Team discussing and brainstorming during workshop
Photo Credit: Almahadi Ag Akeratane, Head of Office, Gao, Tassaght

In addition to the youth groups, the teams have identified other successful approaches for youth inclusion, even in challenging environments.

  • Train youth to lead market assessments and provide small cash grants for micro-businesses. The ViMPlus team trained 84 youth, 50% of whom were young women, to lead market assessments. These participants successfully identified key areas for income generation in livestock, agriculture, and petty trade. Following this market assessment, the ViMPlus team then provided nearly 100 adolescents small cash grants, around $80, to start small income generating activities. Based off positive reception, this pilot is currently under evaluation for scale-up. Based on this information, Albarka is now working to train youth to lead market assessments in Mali.
  • Implement activities with young people in conflict zones to promote a faster pathway to sustainability. In insecure and difficult to reach communities, Albarka engages youth within those communities as extension trainers for life and entrepreneurships skills development, as well as literacy training. Particularly in Northern Mali and Burkina Faso, activities with youth continue despite the constraints imposed by insecurity and radical armed groups. The teams identify local service providers, local resource persons, and local youth mentors based on their ability to navigate the context and their integration with the communities, which contributes to sustainable impact. In addition, because the private sector is hardly present in these areas, projects are relying on matching young people with local entrepreneurs for mentorship and apprenticeships.
Team stands around a flip chart to strategize
Photo Credit: Almahadi Ag Akeratane, Head of Office, Gao, Tassaght

Collaborative Learning to Action: Paving the Path for Transformation

By the end of the workshop, the three teams leveraged the knowledge sharing from the workshop to identify actionable steps to improve their activities.

  1. Shift thinking from youth as participants to youth as leaders and owners of initiatives to improve food security and resilience in their communities. In all three RFSAs, young people are primary stakeholders and work across all thematic areas. They contribute deeply to the activities and this mindset shift better aligns with the reality of their contribution and frames engagement toward more sustainable change. Wadata is evaluating the MMF groups later this year to assess how well this approach helped achieve this mindset shift and what could be improved in the future.
  2. Harmonize indicators across activities and better measure the impact of youth. Across all three teams, there was only one common indicator around access to productive resources. Additionally, the indicators for each team focused on outputs, rather than outcomes. Through reflection and analysis on data, the teams identified a need to better harmonize indicators across RFSAs for more conducive cross-activity sharing and learning. Furthermore, the RFSA teams identified a need to better measure the contributions of youth through outcome-level indicators. This could include engaging young people in the monitoring and evaluation process. The teams identified the Positive Youth Development Measurement Toolkit as a strong resource to more intentionally measure youth contributions to food security and resilience. Already, Albarka is using indicators from the toolkit and Wadata is using the toolkit to help frame the evaluation of the MMF groups later this year.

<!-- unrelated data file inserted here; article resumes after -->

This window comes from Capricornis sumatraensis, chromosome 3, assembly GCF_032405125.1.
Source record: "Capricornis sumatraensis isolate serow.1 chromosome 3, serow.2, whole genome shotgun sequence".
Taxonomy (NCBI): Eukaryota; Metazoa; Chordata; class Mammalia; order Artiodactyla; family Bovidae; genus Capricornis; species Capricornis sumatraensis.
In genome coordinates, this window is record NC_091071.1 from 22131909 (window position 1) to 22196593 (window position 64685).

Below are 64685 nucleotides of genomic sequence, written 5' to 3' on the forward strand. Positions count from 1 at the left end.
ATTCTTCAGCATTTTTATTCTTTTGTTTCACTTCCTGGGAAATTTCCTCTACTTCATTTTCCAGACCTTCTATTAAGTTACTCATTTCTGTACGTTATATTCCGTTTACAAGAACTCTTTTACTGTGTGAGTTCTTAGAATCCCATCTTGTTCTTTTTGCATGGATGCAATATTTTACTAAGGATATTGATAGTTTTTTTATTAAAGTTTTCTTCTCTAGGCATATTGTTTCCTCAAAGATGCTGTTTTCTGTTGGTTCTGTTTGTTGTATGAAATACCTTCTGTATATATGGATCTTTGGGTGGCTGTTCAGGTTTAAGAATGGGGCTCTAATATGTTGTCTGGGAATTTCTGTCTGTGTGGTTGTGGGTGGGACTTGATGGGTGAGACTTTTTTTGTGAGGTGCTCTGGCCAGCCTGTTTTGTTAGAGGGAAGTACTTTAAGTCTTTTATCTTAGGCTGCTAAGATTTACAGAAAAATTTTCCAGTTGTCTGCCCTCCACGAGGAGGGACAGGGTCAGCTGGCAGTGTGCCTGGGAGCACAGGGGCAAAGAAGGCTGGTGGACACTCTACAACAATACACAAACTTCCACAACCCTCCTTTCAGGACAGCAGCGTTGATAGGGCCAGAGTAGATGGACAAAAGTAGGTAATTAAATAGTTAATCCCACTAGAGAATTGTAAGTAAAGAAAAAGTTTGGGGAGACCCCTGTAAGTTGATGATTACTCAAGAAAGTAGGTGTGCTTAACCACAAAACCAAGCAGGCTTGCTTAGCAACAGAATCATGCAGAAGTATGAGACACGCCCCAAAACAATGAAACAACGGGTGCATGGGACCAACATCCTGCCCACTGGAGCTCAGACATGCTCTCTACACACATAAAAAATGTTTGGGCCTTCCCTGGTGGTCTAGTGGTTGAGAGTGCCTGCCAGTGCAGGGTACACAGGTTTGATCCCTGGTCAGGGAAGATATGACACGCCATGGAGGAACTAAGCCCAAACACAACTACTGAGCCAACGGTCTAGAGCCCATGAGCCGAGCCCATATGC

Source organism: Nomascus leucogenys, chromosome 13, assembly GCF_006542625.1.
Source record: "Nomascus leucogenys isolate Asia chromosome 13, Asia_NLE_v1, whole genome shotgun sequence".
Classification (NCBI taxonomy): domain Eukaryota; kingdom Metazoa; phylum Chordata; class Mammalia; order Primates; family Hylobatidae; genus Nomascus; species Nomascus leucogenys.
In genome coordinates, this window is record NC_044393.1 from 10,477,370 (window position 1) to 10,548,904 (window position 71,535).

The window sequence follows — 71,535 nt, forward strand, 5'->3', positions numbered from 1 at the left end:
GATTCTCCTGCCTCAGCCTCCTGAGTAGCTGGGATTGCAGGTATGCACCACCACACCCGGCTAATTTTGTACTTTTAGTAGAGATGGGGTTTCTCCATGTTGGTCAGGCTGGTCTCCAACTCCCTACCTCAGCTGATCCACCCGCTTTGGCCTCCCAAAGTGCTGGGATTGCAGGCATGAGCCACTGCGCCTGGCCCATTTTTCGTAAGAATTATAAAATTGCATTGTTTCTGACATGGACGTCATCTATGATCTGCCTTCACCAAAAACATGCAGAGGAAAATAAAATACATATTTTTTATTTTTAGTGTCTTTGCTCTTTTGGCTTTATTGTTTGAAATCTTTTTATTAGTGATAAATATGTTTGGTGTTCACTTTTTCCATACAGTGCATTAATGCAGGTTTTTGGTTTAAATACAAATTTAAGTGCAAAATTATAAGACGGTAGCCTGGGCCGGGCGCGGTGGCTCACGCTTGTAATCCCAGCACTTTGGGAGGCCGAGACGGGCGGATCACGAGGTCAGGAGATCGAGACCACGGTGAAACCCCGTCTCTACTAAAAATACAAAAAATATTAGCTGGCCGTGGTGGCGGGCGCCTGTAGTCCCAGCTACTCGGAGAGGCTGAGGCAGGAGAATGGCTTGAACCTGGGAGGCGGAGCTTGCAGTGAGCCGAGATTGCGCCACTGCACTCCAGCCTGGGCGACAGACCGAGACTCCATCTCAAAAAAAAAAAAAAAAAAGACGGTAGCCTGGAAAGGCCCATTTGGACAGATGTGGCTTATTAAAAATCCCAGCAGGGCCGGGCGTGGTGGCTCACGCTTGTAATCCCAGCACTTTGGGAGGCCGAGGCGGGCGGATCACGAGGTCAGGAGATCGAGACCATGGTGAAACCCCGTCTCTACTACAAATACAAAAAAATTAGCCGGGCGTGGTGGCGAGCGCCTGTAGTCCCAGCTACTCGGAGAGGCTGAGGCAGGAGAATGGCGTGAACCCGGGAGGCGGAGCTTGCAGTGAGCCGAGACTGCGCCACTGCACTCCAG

3. Explore the role of digital platforms and how to leverage them in positive ways. The RFSA teams identified that, even in very rural areas, young people are well connected to social media platforms both to seek information and to promote business products. The teams recognized both the current challenge and opportunity of digital literacy.
  4. Continue bringing staff together to amplify impact and promote cross-country technical excellence through a culture of mentorship and peer-to-peer problem solving. It is clear, even just one month since our workshop, that staff are communicating more with each other across borders and supporting each other as they integrate new approaches they learned at the workshop into their projects. In person knowledge sharing opportunities helps to strengthen support networks for heightened collaborative learning. Thus, the teams agreed to create a community of practice that will meet quarterly moving forward and Save the Children hopes to make this an annual youth learning event, with even more stakeholders.
Team of four people smiling and posing in front of their flip charts
Photo Credit: Almahadi Ag Akeratane, Head of Office, Gao, Tassaght

Breaking Down Barriers for Improved Impact

The three RFSAs came together as separate projects and staff from many different countries, contexts, and even organizations, with Save the Children leading Albarka and Wadata, and ACDI/VOCA leading ViMPlus. However, the teams left the week together with a sense of cohesion and unity, as one team that can support each other going forward. The value of sharing challenges, finding common solutions, and sharing promising practices that can enrich other programs cannot be quantified easily. However, these teams demonstrated how collaborative learning is a catalyst for transformative change, sparking innovation, creating a support network, and nourishing inclusion within the Sahel.